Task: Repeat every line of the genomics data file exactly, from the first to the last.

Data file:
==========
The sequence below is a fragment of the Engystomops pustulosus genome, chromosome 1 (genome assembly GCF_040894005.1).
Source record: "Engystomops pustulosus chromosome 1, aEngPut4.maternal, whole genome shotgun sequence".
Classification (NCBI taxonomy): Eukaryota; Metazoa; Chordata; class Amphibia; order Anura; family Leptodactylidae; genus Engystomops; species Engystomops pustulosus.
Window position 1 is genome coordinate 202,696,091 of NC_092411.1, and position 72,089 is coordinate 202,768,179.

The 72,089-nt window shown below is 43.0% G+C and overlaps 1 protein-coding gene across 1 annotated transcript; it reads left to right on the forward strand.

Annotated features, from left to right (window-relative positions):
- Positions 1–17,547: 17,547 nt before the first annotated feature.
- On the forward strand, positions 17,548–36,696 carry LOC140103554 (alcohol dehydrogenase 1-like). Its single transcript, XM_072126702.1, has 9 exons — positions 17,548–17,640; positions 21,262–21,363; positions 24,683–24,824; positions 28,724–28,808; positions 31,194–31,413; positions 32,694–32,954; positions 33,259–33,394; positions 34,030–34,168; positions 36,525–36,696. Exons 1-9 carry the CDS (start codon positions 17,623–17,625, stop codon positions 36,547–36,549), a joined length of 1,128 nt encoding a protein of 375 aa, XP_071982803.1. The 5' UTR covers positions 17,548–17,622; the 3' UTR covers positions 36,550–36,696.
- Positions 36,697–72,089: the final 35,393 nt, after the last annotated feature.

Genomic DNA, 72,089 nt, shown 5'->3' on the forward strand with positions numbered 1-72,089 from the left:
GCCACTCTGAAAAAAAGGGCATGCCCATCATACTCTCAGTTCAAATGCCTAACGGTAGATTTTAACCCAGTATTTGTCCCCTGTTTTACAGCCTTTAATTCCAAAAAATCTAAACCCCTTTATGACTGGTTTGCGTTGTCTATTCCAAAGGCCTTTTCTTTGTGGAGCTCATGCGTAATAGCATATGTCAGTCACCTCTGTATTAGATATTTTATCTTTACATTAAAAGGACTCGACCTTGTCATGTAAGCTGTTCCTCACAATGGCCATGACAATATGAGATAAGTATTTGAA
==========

The sequence below is a fragment of the Engystomops pustulosus genome, chromosome 1 (genome assembly GCF_040894005.1).
Source record: "Engystomops pustulosus chromosome 1, aEngPut4.maternal, whole genome shotgun sequence".
Classification (NCBI taxonomy): Eukaryota; Metazoa; Chordata; class Amphibia; order Anura; family Leptodactylidae; genus Engystomops; species Engystomops pustulosus.
Window position 1 is genome coordinate 202,696,091 of NC_092411.1, and position 72,089 is coordinate 202,768,179.

The 72,089-nt window shown below is 43.0% G+C and overlaps 1 protein-coding gene across 1 annotated transcript; it reads left to right on the forward strand.

Annotated features, from left to right (window-relative positions):
- Positions 1–17,547: 17,547 nt before the first annotated feature.
- On the forward strand, positions 17,548–36,696 carry LOC140103554 (alcohol dehydrogenase 1-like). Its single transcript, XM_072126702.1, has 9 exons — positions 17,548–17,640; positions 21,262–21,363; positions 24,683–24,824; positions 28,724–28,808; positions 31,194–31,413; positions 32,694–32,954; positions 33,259–33,394; positions 34,030–34,168; positions 36,525–36,696. Exons 1-9 carry the CDS (start codon positions 17,623–17,625, stop codon positions 36,547–36,549), a joined length of 1,128 nt encoding a protein of 375 aa, XP_071982803.1. The 5' UTR covers positions 17,548–17,622; the 3' UTR covers positions 36,550–36,696.
- Positions 36,697–72,089: the final 35,393 nt, after the last annotated feature.

Genomic DNA, 72,089 nt, shown 5'->3' on the forward strand with positions numbered 1-72,089 from the left:
GCCACTCTGAAAAAAAGGGCATGCCCATCATACTCTCAGTTCAAATGCCTAACGGTAGATTTTAACCCAGTATTTGTCCCCTGTTTTACAGCCTTTAATTCCAAAAAATCTAAACCCCTTTATGACTGGTTTGCGTTGTCTATTCCAAAGGCCTTTTCTTTGTGGAGCTCATGCGTAATAGCATATGTCAGTCACCTCTGTATTAGATATTTTATCTTTACATTAAAAGGACTCGACCTTGTCATGTAAGCTGTTCCTCACAATGGCCATGACAATATGAGATAAGTATTTGAA